Speed and versatility aren't the only common themes of Washington's draft class

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Peter Hailey
·3 min read
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Speed and versatility aren't only themes of WFT's draft class originally appeared on NBC Sports Washington

The Washington Football Team's 2021 Draft class consists of 10 players, and each of those rookies fits into one or both of the following categories: The speedsters and the versatile guys. 

There's another theme among the crew, however, that might be even more applicable than how fast they are or how multi-talented they are, and it relates to how experienced they are.

For the most part, Ron Rivera's newest players saw a ton of action at their respective schools.

Aside from first-round linebacker Jamin Davis and third-round defensive back Benjamin St-Juste (who started 11 times and nine times in their college careers, respectively) and seventh-rounder Dax Milne (who only truly emerged at BYU in 2020), every other member of the Burgundy and Gold's haul were fixtures in the lineup across multiple seasons before declaring for the NFL.

Safety Darrick Forrest started 36 contests at Cincinnati, while Sam Cosmi was the first-string tackle at Texas for 34 matchups. Dyami Brown (30 starts) finished just behind those two.

William Bradley-King, Shaka Toney and John Bates, meanwhile, all registered more than 20 starts during their NCAA tenures, and each of them received reps in at least 39 games overall. Even specialist Camaron Cheeseman snapped for punts and kicks on more than 30 separate occasions for Michigan.

And in this year — more than perhaps any other — all that run could make a difference.

In a draft cycle where so many rising pros went into the event off of a campaign that they completely or largely opted out of — meaning they were down a season's worth of film — Washington should feel very confident in the evaluations of their next wave of contributors.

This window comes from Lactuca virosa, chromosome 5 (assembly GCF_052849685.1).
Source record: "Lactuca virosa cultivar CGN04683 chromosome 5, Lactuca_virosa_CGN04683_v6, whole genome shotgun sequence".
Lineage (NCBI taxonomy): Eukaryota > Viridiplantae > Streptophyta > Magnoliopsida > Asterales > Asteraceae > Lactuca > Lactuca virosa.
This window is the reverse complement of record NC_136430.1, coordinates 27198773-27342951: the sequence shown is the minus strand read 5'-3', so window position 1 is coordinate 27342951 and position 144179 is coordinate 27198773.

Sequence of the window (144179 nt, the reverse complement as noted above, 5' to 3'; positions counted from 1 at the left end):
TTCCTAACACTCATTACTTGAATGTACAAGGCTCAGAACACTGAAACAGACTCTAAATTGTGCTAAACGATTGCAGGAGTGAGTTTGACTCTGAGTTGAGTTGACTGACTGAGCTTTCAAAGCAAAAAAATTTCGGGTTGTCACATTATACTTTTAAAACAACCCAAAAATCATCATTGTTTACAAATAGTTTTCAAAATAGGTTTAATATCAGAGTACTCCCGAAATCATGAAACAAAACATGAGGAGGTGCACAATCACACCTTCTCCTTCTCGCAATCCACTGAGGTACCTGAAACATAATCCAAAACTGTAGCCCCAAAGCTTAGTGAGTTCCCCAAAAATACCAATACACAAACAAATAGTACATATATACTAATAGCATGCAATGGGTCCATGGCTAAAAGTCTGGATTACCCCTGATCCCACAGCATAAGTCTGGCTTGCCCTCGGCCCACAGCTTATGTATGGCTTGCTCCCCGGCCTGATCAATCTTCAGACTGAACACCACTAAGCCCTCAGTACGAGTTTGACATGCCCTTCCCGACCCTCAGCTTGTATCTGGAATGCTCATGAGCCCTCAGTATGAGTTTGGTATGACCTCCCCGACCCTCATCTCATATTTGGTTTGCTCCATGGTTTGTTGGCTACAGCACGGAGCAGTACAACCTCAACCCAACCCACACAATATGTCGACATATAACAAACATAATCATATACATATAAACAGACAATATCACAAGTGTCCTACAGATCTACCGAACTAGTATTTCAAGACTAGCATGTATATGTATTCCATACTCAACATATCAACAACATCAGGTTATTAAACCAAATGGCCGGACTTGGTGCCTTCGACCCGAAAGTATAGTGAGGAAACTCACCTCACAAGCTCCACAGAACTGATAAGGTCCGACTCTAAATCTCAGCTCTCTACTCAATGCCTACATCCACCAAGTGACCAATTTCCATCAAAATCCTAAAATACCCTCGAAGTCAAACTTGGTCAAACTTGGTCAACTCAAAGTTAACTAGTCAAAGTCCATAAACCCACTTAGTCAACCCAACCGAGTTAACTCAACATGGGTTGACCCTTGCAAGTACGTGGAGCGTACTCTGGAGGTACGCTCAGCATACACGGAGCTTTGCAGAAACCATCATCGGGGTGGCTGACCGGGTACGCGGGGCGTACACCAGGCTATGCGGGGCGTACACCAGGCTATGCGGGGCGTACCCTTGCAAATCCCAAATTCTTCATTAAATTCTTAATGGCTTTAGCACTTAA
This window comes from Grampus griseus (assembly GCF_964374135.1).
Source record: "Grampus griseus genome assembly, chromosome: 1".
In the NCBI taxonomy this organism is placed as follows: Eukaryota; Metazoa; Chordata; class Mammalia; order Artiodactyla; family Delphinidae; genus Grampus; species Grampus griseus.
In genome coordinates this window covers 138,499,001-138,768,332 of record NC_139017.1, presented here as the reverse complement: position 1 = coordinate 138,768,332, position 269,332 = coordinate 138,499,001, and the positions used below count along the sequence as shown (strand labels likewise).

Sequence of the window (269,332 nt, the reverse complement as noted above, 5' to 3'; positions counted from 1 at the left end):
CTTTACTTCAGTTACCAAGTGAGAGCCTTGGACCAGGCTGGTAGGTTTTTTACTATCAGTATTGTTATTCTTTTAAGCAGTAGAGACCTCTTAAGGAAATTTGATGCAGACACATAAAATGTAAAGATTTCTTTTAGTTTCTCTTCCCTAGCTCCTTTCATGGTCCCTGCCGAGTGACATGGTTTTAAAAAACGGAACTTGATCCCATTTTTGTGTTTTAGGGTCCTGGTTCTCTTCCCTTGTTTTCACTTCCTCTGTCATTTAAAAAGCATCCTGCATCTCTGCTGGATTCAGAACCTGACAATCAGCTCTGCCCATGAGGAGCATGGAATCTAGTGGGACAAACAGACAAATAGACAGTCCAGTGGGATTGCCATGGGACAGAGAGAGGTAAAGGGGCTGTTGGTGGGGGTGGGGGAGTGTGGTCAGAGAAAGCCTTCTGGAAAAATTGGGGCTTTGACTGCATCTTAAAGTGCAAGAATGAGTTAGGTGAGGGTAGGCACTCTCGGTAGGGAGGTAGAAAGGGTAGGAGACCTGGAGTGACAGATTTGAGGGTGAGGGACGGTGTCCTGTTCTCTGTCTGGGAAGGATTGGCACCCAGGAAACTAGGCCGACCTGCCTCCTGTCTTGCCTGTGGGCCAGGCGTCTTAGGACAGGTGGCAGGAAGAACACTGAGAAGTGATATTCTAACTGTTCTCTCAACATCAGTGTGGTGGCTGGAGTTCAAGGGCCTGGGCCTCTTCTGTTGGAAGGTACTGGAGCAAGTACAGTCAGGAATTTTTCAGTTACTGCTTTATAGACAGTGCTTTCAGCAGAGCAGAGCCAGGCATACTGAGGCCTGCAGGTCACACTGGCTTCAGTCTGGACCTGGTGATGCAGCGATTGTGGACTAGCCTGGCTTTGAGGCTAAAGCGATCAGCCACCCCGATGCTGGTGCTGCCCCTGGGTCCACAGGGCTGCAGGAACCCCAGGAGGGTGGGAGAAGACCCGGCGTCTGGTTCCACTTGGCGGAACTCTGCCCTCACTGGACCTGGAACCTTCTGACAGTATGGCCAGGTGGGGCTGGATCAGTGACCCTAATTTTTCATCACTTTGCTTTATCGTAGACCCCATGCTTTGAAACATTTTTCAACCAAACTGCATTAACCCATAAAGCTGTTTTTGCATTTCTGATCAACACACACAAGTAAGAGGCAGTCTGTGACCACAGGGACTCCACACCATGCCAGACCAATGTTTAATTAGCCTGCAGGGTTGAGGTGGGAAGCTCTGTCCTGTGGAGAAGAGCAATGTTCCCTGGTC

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It's not like Rivera and his scouts are wishing they had more tape for the majority of their selections, after all, since the majority of their selections racked up snaps in 2020 and in the couple of years before that, too. All of that exposure, in theory, should mean that Washington has a tremendous grasp of what their new pieces can and can't handle.

In fact, last summer, one prominent person on the coaching staff admitted that he believed he did his best studying of the college game in 2020 because, due to the pandemic, he didn't have much else to do other than watch clip after clip of potential draftees. If his fellow decision-makers think that as well, then they collectively ought to love whom they just acquired, since the bulk of the class had extended opportunities to display their skills.

On top of the copious amounts of footage these prospects bring with them thanks to their experience, logic would tell you that if they were being relied on to chip in week in and week out, then they weren't dealing with injuries or suspensions. In other words, there are really no known durability or character questions pertaining to Rivera's picks, issues that always have the chance to ruin someone's development.

On the list of dependable things in life, the NFL Draft sits right in between an amateur golfer on a hole with water and a puppy being taken off the leash for the first time ever. So, of course, it's dangerous to assume that Washington just assembled an unassailable group of rookies.

Now, that said, it does appear that Rivera attempted to identify as many close-to-sure things as he possibly could over the weekend, judging by how the number of starts so many of his choices earned before joining the league. Hopefully, they'll reward him by continuing to earn them at the next level.